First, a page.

I value experience much more than education in this instance. Just because someone has a certification, or a degree, or a long list of letters behind their name, does not mean they have lived the work. It means they have completed a course or a course work, and it’s not transferable in most cases. A doctor with an MD behind his or her name, would be someone I might seek out about treatment for something medically in a certain situation, but I would only talk to them about staying healthy, if it was obvious that they lived in a way that demonstrated it.

Motivation: This one is a little tricky because it’s not easy to see someone’s motivation at first. Many people are completely focused on the money-making aspect of providing their expertise. There’s nothing wrong with making money from providing valuable input. You should get paid for it, because it is of value. It’s more about how they’re centered. If you learn something from someone and it helps you be hugely successful (and just one nugget at the right time that you act on can do this), then that was worth many times whatever you paid for it.

It’s more a heart thing for me. Do they do the thing because they love to do the thing and help people? This is what I want to figure out before I go too far down the road of investing resources for their expertise. Online today there are many thousands of voices all presenting themselves as experts. Many use the concept of attraction marketing. They put out some value in the areas of their expertise (I do this too). Others use paid advertising. Either way, the purpose is to get you to see them and decide if you can learn from them and if they resonate with you.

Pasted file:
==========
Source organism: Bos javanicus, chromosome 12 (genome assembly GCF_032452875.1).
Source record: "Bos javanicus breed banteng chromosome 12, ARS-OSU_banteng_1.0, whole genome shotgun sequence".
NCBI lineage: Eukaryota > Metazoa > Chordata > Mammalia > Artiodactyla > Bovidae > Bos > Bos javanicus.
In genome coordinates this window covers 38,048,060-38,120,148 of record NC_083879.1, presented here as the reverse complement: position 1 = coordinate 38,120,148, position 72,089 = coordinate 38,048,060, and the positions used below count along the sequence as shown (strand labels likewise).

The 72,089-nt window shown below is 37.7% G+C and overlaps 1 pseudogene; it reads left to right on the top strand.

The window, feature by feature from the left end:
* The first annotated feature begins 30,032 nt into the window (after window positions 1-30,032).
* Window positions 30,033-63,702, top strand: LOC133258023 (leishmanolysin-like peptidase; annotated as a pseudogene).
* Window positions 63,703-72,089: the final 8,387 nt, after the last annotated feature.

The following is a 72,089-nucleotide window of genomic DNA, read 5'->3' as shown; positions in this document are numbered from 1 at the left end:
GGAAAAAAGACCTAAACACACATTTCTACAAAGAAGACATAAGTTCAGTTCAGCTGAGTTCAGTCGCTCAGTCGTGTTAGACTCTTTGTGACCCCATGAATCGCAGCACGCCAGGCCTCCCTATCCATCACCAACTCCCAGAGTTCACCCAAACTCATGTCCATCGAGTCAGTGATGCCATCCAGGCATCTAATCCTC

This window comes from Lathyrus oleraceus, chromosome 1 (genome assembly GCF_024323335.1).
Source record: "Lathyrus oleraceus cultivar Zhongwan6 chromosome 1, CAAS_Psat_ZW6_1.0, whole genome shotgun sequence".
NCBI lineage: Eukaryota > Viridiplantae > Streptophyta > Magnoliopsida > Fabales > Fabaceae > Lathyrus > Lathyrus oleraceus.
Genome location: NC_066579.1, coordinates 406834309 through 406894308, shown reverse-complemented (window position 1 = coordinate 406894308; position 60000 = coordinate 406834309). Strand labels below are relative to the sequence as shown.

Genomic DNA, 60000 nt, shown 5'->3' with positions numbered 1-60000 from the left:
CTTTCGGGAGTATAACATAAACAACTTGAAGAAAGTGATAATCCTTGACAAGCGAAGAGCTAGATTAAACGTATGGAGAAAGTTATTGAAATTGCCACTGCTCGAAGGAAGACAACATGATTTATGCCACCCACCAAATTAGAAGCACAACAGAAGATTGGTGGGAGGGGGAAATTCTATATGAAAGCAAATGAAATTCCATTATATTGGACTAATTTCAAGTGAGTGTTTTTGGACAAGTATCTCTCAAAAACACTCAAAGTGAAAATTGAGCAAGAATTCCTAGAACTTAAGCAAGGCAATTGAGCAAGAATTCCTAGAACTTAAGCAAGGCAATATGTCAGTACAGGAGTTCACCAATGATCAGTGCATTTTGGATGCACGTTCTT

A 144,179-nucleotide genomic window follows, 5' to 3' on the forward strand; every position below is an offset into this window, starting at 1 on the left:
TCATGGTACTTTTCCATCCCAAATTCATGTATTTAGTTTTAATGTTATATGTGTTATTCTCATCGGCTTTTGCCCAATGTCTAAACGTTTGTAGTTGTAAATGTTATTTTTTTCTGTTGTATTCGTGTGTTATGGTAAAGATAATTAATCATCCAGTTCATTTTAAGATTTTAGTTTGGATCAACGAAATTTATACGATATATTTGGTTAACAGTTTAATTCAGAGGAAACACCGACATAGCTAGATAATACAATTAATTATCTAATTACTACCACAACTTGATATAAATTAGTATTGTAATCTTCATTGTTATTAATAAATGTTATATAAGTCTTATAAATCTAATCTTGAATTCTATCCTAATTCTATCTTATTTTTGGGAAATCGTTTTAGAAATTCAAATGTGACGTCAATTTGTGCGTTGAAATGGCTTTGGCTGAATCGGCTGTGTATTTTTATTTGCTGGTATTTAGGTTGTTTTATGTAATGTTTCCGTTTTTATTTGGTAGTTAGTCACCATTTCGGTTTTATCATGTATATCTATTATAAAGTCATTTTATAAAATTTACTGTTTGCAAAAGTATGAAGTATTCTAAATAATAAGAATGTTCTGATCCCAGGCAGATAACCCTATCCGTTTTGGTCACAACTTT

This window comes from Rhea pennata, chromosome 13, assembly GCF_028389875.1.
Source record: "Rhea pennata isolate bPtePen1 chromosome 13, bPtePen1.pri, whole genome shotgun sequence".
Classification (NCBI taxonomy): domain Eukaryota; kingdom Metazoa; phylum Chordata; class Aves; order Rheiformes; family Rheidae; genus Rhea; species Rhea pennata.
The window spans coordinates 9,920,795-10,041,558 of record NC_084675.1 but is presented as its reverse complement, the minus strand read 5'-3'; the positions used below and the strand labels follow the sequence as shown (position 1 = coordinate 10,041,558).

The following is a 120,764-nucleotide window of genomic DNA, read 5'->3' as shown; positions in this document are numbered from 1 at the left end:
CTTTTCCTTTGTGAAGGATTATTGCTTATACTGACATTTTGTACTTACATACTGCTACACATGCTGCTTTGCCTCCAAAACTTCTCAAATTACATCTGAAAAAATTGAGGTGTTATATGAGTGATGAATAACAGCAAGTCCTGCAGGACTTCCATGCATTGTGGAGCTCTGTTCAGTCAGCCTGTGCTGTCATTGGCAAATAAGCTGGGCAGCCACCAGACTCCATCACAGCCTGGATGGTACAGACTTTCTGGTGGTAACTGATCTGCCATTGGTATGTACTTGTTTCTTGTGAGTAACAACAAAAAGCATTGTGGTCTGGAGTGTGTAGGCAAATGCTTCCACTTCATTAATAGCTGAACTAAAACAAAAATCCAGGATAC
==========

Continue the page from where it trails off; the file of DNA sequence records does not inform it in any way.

Eventually, you will end up in a webinar, or on a funnel page, or a website, where you can buy something. All good so far. Lots of people do very well using this approach. What I look for is how much value do I get before I have to invest in the programs? Is the value surface stuff that I could find anywhere, or is it useable and could help me even if I didn’t invest in the next level? And then of course, I refer back to the first thing I mentioned…their experience. If they resonate from a heart perspective, and they have had enduring success, now they have my attention and I am likely to go the next step and purchase something from them or seek a conversation with them to determine the next and final piece of the puzzle.

Integrity: This will be the biggest piece of the puzzle for me. Integrity is a wholeness in the way someone lives and works. I can’t follow someone who succeeds in one thing at the cost of other more meaningful things in life. This may not be true for you, and I respect that, but for me, if I have to sacrifice anything that is core values based to accomplish something else, then that’s a long term losing proposition. I want to know, to the degree I can determine, is this a person of strong character who is honest. Do they have my best interest at heart, or only to the degree that I help them move forward? Do they walk their talk in all areas of life. Are they kind and respectful to others, particularly when they aren’t in the limelight? This takes a while to determine, and as a result, I’m not very quick to follow anyone. I need to have a lot of exposures to them and optimally when they don’t know I am watching. I know people who have been very successful in their field of endeavor, but are just not good people. These are exceptions, not the rule, because if you are under-handed or inauthentic it tends to catch up to you at some time.

So there’s my take on this topic. Was this helpful for you?

Please let me know in the comments below and feel free to share with others. If you have a question or there is a topic you’d like me to write on please email me.

Many Blessings,

Todd

P.S. If you like to read books that help you live a well-rounded, joyful and productive life you might want to check out my book “Live Full, Live Well.”